My Dutch friends came to town, and we only had one day together. It took a while to coordinate, and we finally met at a cafe, shared some wine, and decided that instead of sightseeing, we wanted to relax together in a park. We got provisions for a picnic, and went to a more residential area. We found a spot in the grass and joined the locals in soaking up the sun, and watching the birds fly.
After enjoying a languid afternoon, we decided to head to a cafe for some dinner and a drink. Just as we were about to leave, a man entered the park. He was about forty-five, well dressed with Khakis, a long sleeve button shirt, and canvas loafers. He paused as he entered the gate, and looked at our group with deep interest. I noticed him, and he circled slightly around our group. There was a mix of intensity and childish interest in his eyes. He didn’t seem threatening, but he certainly was stepping on some social boundaries.
He was staring intently at my friend who has very unique, gorgeous fiery orange and red hair. The sunset was behind her, illuminating her hair in a very stunning manner. I had already commented on it myself. He came over, and immediately in English said, “Please, please, I must see your face. I must look at your. You are so…so…” and he searched our faces to see if anyone knew French, because he could not find the word. He made eye contact with me and said, “jolie?” and I said, “beautiful.” He turned to my friend and said, “you are so beautiful.”
Why did I engage with him? Well, I have experience working in the field of medicine with psychiatric patients. This man seemed more the type to respond to being “yessed” away, then ignored, or asked to leave. And, he didn’t seem like a threat. He was staring at my friend like an artist with a deep appreciation for a piece.
The man went on to ask, “can I just, sit for a moment with you?” and he began to crouch on the ground. Someone said something about the fact that we were about to go to dinner and he got up quickly and said, “No! Please, don’t let me bother you. Please, you could just sit here for another half hour, and look like that with the sun behind you.” He began to back away, as if he would rather leave this art, and miss seeing it, than be the cause of its demise. Then he tried to explain himself to us, saying, “you see, I am…I am losing my mind. I am not right up here.” I felt so bad for this man-caught between two worlds, between his mind and the world we were in. I could see a deep sadness in his eyes. He was at the point where he was aware of the fact that he is slipping away, and yet there is nothing he can do to stay.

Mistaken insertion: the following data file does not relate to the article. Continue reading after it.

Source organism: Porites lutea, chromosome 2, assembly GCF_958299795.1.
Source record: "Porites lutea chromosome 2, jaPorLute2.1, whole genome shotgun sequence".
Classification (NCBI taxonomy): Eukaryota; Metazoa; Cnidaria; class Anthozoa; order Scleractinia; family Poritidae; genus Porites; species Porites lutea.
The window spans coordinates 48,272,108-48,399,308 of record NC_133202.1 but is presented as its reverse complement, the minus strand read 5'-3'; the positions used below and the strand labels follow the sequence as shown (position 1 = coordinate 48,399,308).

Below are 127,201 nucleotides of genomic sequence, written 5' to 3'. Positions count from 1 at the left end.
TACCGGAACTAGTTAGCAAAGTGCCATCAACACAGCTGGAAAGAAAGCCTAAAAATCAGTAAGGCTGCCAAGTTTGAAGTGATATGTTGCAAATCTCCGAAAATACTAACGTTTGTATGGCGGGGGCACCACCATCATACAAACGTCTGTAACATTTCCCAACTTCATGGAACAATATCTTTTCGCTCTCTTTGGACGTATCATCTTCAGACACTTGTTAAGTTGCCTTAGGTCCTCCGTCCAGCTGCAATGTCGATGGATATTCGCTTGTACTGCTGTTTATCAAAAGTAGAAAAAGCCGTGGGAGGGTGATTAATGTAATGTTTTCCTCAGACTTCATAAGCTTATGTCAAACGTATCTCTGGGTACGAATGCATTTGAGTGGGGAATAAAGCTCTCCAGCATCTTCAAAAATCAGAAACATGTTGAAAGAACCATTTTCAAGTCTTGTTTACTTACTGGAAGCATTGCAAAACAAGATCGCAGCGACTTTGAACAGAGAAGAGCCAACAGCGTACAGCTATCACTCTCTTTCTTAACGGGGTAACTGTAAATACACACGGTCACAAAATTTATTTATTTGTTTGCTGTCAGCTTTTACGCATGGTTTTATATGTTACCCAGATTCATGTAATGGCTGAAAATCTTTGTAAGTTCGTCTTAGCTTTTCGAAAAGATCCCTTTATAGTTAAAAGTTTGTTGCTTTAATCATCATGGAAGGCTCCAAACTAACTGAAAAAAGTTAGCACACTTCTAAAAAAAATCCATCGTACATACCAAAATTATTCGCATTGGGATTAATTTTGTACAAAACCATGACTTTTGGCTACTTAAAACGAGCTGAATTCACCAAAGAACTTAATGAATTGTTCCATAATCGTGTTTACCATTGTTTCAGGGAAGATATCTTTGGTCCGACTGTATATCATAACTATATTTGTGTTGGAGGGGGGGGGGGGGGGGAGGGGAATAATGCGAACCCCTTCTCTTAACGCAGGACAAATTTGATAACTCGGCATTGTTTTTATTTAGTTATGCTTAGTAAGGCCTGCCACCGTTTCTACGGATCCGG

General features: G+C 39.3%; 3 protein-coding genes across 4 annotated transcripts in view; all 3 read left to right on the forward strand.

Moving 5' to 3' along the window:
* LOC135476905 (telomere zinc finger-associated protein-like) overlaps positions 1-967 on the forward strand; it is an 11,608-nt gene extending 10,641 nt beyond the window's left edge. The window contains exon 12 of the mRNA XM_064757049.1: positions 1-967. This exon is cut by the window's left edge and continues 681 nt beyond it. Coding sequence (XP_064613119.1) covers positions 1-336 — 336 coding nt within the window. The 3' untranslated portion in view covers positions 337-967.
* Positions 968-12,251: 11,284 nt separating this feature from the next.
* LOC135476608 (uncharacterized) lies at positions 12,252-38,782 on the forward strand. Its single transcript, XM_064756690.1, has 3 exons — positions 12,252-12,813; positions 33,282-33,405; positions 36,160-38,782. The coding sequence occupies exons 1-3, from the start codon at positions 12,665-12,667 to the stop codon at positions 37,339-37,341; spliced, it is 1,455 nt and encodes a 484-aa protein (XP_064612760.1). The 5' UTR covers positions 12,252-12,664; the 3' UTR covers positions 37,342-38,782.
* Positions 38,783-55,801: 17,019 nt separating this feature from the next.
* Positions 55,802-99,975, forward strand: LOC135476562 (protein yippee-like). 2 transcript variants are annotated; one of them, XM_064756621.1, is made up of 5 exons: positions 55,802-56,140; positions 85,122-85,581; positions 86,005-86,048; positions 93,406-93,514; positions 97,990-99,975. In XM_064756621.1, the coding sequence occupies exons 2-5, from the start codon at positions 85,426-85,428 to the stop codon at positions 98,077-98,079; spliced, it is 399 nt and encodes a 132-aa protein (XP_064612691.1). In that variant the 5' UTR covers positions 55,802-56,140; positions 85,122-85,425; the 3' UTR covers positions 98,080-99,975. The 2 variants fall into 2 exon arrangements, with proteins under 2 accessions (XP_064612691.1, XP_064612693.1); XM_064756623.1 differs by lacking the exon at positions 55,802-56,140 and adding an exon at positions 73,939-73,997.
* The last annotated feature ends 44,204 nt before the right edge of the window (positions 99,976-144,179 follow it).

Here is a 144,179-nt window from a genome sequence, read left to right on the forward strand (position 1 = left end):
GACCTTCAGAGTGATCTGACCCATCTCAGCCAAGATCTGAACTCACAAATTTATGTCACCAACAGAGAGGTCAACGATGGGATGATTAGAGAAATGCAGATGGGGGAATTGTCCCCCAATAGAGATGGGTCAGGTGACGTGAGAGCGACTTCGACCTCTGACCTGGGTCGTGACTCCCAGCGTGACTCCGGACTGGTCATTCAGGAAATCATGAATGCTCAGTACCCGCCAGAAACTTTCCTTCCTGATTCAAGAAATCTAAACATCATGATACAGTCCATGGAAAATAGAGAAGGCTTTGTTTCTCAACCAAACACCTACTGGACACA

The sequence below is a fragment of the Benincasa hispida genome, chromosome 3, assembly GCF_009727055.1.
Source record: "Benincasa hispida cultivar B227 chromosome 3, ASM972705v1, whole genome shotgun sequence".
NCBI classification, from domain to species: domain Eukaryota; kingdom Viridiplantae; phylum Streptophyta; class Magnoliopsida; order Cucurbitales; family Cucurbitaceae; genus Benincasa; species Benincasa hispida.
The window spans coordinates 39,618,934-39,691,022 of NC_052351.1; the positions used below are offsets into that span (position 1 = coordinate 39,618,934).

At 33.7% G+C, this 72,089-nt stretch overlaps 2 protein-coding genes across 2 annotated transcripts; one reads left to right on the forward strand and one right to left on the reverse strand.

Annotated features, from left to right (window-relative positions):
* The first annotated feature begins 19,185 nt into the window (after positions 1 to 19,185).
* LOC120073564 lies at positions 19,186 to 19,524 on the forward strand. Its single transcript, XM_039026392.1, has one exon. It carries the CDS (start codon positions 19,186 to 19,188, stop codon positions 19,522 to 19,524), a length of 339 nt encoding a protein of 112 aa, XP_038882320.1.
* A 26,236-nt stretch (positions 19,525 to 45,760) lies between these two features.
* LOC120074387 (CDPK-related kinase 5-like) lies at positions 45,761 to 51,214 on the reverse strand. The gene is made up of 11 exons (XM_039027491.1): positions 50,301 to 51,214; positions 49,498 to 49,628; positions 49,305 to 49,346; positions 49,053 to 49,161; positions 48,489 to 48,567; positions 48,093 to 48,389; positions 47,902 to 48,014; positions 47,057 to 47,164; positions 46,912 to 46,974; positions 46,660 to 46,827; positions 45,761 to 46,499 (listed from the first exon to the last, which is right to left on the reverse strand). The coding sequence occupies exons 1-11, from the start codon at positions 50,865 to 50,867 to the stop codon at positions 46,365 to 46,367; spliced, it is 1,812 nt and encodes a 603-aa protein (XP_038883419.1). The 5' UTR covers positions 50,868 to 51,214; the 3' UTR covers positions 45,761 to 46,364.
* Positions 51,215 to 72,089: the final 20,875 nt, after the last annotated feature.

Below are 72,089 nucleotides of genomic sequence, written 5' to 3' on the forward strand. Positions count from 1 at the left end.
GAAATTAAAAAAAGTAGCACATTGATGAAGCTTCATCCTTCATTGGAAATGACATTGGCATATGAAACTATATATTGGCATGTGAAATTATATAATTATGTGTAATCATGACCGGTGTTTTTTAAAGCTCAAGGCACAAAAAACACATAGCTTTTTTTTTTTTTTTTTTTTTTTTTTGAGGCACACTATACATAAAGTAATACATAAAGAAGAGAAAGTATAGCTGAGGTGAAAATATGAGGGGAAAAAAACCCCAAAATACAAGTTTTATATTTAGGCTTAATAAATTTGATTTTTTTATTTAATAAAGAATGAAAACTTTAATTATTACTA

I looked him in the eyes, and said “okay” because I wanted him to know someone was listening. He said, “sometimes I feel like I am dancing, but I am not.” I thought to myself, at least he has positive hallucinations! Then he looked at me and asked, “why does this happen? Why do we have to age? Why do our bodies have to get old? Yours is too.” “I know,” I said. He was looking at me, searching me for answers. The only thing I could come up with was, “C’est la vie.” It seemed like a trite platitude and I felt bad that was all I could offer. However, he looked at me as if I was enlightened, and had given him a new way of thinking of life. “C’est la vie. Thank you. Thank you. You are right.”